Empire Lost

As a writing exercise, I was asked to re-imagine a scene from Milton’s Paradise Lost in a more contemporary setting. I could imagine none more appropriate:

A puddle plunked where the stone of the platform should be. Darkness in daytime. The kind of day Japan had seen too many of, the kind that wiped Pompei and Krakatoa maybe. The dark shifted a little, just enough to show a bit of sky instead of roof.

I climbed, through or over what I still don’t know. I climbed the way a man does when he hasn’t figured yet if he’s half-buried or half-dead. I stopped when there was nothing left to climb. When I thought, maybe both.

Tuesday, a handful of yen and a pack of smokes had bought a night in Mrs. Ying’s comfort house near the unfinished imperial bunker outside Nagano. I’d been sent to fetch minister Tōgō south for a meeting with Stalin’s man. If Japan was the land of the rising sun, it had seen brighter days. But the mighty imperial navy had shown its stuff, and so had imperial mettle. The meeting was to take place inside the great Mitsubishi torpedo and ammunition plant. We’d helped Stalin beat Hitler just by remaining neutral. In coming years, we’d help him beat the Americans just by staying alive. At least, that was the message on Tuesday.

This was Thursday. Tōgō was dead. The train station was gone above the platform—the ammunition plant too, and the Kawanami shipyards and—hell, all of Nagasaki. Not peppered by American bombers. Not burning and scarred and broken up. Gone. Erased. From the river to the hills.

Brown twilight drifted with smoke and the smell of burning flesh, and hung over fire and misery in all directions. Across the way, the cathedral gate poked up columns like logs from a fire. The dome lay in filth like a turned-out chamber pot. Where cherry trees had marked the canal, there wer eonly tangled girders, curling shattered roofs, and piles of tile and brick. Close by, there were other piles, heaps of rubble and ordinary things: chair legs, a shoe, a silver bento melted and charred. The station clock lay on a mound of rubble and charcoaled limbs. The face was black. The hands were gone. Flash-burned shadows read eleven o’clock.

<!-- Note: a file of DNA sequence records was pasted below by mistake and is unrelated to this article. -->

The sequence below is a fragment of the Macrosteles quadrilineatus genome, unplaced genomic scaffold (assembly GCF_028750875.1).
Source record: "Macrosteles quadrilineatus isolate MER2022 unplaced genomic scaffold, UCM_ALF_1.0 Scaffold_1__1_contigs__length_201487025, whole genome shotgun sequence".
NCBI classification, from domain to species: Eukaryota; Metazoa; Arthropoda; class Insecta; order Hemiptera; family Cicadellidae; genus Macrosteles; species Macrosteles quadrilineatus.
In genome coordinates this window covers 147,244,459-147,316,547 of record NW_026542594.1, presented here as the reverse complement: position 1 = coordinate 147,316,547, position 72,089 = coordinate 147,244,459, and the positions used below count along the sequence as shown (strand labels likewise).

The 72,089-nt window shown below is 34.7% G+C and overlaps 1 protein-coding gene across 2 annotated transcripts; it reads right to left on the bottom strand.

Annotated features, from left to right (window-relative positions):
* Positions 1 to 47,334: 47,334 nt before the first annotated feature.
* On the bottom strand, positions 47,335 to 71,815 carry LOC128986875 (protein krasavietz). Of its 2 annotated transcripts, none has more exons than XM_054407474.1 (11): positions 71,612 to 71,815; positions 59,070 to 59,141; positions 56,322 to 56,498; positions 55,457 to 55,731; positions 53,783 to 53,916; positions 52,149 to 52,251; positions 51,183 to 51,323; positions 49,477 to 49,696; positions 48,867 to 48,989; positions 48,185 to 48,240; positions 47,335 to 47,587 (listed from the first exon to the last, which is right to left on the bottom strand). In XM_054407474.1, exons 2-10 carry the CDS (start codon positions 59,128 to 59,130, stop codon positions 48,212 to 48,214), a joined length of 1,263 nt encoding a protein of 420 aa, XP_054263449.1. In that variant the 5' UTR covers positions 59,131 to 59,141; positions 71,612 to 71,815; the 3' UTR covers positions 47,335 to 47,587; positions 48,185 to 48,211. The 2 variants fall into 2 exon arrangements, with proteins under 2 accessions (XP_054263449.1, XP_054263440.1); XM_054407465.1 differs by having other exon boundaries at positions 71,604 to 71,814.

Behind me, the rail line was just another heap, a tunnel from the mighty empire south into hell. Tōgō was dead, and the prefect. But it didn’t take a prefect to read what it meant. It meant the war was over, the empire done. Like an over-confident sumo apprentice, Japan had forced its enemy across the ring, only to be crushed by his weight.

And that was it. Two million dead and a generation of fanatics who so balled up history it was good for nothing but setting fires. Well, they were burning nowjust as bright and warm as Tōjō and the emperor had dreamed, I imagined. If they had feared and hated America as neighbor, they could hate him nowas sovereign. But the time for fear was over. What more could an American president take than the emperor had surrendered to pride?

From the east, towards the medical center, came a lone woman’s cry. A chorus of moans suffused the middle distance. Nothing moved around me but fire and falling debris. The ball field by the river would be open land. Somewhere to the east, I’d find survivors. Somewhere in coming days, I‘d meet new masters.

Id survived the war. I damn sure wasn’t going to choke on peace. My boot crunched through what had been a centuries-old temple. I bowed toward the bay– toward the twilight gray of the sea, and recalled the English we had once amused ourselves by learning from the wireless.

Welcome to Japan, most honorable sir. Would you please to buy some smokes?”

Better to deal with foreign devils than die for a disgraced god.